This will differ depending on age and it will often depend on the personal preferences of your Dragon so don’t force-feed them live food that they just don’t like.

Below you will find a guide that shares the different live feeders that you should consider feeding your Bearded Dragon throughout the different stages of their life from baby right through to senior adult.

First, here’s a chart that details at what age we consider a Bearded Dragon to be a baby or adult (for the feeding guide only)

Bearded Dragon | Age Category

Sub Adult4/m-1.5/y

Baby Bearded Dragon

You will often find that Baby Bearded Dragons won’t eat for the first couple of days as they still have stores of nutrients that they use.

After this, they will usually enjoy crickets as a staple live food that will stay with them all through their life.

Here are the common live foods that baby Dragons eat in captivity.

  • Crickets
  • Dubia roaches
  • Black soldier fly larvae

Juvenile Bearded Dragon

By the time your Bearded Dragon has reached a couple of months old (and for the purpose of this guide will be called a juvenile), you can expect them to have grown significantly. 

If you want to know exactly how fast Bearded Dragons grow and at what age then check out this post right here that explains everything you need to know as an owner with charts and tables.

You will notice a greater variety of live food available here for juveniles.

  • Crickets
  • Dubia roaches
  • Black soldier fly larvae
  • Silkworms
  • Small hornworms

Sub Adult Bearded Dragon

By the time your Dragon has reached the age of a sub-adult then they can eat a large variety of live food.

Having said this, the main live food for most Bearded Dragons is crickets. This is largely due to price, availability and ease of breeding.

  • Crickets
  • Dubia roaches
  • Black soldier fly larvae
  • Super worms
  • Silkworms
  • Butterworms
  • Hornworms

Adult Bearded Dragon

By the time your Bearded Dragon reaches full adulthood they can enjoy many nutritious live feeders.

By this time they will probably have their favourite foods and you will also have foods that you prefer to feed them.

At this point it’s worth mentioning at although your Bearded Dragon can eat waxworms, they can actually develop such a taste for them that they are known to refuse other live food.

  • Crickets
  • Dubia roaches
  • Black soldier fly larvae
  • Super worms
  • Silkworms
  • Butterworms
  • Hornworms
  • Waxworms

Senior Bearded Dragon

By this age (6 years plus) Bearded Dragons are often far less active than in the first few years of their life.

You can feed them almost all the same live food that they had as an adult but they will usually need fewer calories so you may need to adjust the amounts of insects offered per meal to compensate for this.

  • Crickets
  • Dubia roaches
  • Black soldier fly larvae
  • Super worms
  • Silkworms
  • Butterworms
  • Hornworms

What Live Foods & Insects Should You Avoid?

Now that we’ve looked at the live foods that are nutritious and healthy for your Bearded Dragon let’s look at some of the ones that you should be looking to avoid at all costs.

You should try and avoid feeding your Bearded Dragon grasshoppers (unless canned), moths and caterpillars.

Spiders should definitely be off the menu as they can often be toxic to reptiles in general.

One insect you should never feed to your Dragon is the firefly or lightning bug as it’s sometimes called. This is because it’s actually poisonous to Bearded Dragon so as you can imagine should be avoided at all costs.

Something else that’s worth mentioning is that you shouldn’t feed your Dragon ‘beetles’ or anything with a really hard shell. These kinds of insects can cause impaction due to the fact that the shell is difficult to digest.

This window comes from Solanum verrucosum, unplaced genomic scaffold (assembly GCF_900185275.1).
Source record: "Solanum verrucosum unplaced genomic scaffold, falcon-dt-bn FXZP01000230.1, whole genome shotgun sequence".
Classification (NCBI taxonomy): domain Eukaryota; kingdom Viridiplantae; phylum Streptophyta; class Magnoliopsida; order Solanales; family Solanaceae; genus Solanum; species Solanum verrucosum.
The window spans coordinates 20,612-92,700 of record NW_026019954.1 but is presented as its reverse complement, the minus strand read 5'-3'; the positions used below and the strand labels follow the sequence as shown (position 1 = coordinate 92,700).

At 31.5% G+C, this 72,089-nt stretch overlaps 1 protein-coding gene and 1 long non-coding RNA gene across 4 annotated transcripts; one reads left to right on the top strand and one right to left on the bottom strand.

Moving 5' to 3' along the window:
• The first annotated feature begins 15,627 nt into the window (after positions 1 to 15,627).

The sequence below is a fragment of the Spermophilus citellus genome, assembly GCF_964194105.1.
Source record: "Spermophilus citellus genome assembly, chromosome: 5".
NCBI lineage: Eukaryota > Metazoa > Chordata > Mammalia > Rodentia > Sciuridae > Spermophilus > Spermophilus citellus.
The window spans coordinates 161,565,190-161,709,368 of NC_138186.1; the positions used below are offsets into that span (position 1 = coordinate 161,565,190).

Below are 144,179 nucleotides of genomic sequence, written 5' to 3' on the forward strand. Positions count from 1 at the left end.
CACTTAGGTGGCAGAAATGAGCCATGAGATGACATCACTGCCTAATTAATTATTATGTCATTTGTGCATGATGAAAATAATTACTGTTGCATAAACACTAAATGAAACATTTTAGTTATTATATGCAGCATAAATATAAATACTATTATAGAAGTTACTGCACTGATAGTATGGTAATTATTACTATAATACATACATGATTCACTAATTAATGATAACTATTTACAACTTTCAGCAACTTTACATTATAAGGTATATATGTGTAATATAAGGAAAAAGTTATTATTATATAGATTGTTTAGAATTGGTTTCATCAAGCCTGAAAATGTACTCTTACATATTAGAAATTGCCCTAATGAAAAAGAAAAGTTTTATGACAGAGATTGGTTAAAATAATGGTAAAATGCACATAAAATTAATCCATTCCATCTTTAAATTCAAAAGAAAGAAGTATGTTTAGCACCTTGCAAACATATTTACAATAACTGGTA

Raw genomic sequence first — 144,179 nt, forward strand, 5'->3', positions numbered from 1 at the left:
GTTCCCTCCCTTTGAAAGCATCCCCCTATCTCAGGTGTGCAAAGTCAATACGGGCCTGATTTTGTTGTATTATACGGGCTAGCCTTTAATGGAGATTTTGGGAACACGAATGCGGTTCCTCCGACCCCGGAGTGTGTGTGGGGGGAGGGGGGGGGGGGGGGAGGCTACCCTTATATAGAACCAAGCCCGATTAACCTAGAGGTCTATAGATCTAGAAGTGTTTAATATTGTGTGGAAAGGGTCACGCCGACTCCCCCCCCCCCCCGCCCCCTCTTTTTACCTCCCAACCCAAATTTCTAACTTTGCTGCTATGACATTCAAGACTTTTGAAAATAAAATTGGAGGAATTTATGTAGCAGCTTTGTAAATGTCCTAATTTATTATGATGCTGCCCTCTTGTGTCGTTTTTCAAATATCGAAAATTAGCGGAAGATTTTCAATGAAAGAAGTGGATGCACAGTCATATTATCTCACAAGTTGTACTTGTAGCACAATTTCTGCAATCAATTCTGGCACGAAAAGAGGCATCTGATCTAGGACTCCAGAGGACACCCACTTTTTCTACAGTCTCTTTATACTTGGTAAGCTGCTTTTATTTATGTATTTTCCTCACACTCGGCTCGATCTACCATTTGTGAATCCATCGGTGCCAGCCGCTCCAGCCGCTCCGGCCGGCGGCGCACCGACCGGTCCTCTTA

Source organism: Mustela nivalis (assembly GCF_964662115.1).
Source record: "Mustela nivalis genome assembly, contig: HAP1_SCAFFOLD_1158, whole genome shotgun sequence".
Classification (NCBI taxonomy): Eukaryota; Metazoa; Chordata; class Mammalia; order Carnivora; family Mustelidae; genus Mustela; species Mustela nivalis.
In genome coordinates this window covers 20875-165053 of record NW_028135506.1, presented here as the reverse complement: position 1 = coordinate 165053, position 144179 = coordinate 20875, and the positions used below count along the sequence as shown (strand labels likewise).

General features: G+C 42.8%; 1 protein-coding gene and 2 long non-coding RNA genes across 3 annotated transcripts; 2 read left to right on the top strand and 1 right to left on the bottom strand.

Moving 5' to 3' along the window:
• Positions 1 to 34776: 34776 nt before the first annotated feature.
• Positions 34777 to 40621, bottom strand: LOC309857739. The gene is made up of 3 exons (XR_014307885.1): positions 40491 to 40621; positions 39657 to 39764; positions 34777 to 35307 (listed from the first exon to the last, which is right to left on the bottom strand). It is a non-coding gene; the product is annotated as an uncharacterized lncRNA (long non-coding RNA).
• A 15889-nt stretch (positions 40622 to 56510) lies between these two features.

If you’re not sure what impaction is then it’s basically a form of constipation that Bearded Dragons suffer from when they struggle to digest certain foods or substances.

Lastly, it’s important to mention that as a general rule of thumb, you shouldn’t feed your Bearded Dragon insect that is bigger than the width of their eyes.

This is important mostly in baby Dragons and will ensure that they can digest their food properly and without any complications.

Should You Ever Feed Live Food Caught in the Garden?

No matter if you purchase live insects or canned ones, this is going to provide an extra cost of caring for your Bearded Dragon.

This extra cost can make it tempting to feed them garden caught insects that you have found at no cost.

My answer to that is simple, just don’t do it!

Insects that are round in the garden often have a number of problems that you can’t see with your naked eye.

The first problem is that such insects are laced with pesticides from farms and other peoples gardens.

If your Dragon eats insects that are covered in pesticides then they can get very sick.

The second reason is that it’s highly common for insects that aren’t purpose farmed to be riddled with parasites.

You can’t see the parasites but they are easily transferred to your Bearded Dragon and they can cause a lot of problems.

If you feed insects found in the garden to your Dragon and they have either of these problems then it’s a lot of discomfort for your Dragon and certainly an expensive trip to the vets.

Any money that you saved on farmed insects would be instantly swallowed up by those vet bills.

I understand that paying large vet bills isn’t always the preferred option for some Bearded Dragon owners, that’s why I’ve done a lot of research to find alternatives. 

This includes reptile insurance and other methods that most owners haven’t even heard of that help to spread the cost of those large bills.

You can see the results of my research in this post and see if there is a better option here for you Check out the post here – Alternatives to vet bills

How often should Bearded Dragon be fed live food? Even though Bearded Dragons can actually go more than a day without eating live food and survive, you should feed them every day to ensure that they are both happy and healthy.

Here’s a post that shares in detail exactly how long Bearded Dragons can go without food.

Why would a bearded dragon not eat? There are many reasons why a Bearded Dragon might not want to eat. The most common reasons are due to brumation, stress and shedding.

If your Bearded Dragon is refusing food then you may want to take a look at this post that covers the 10 reasons why Bearded Dragon won’t eat.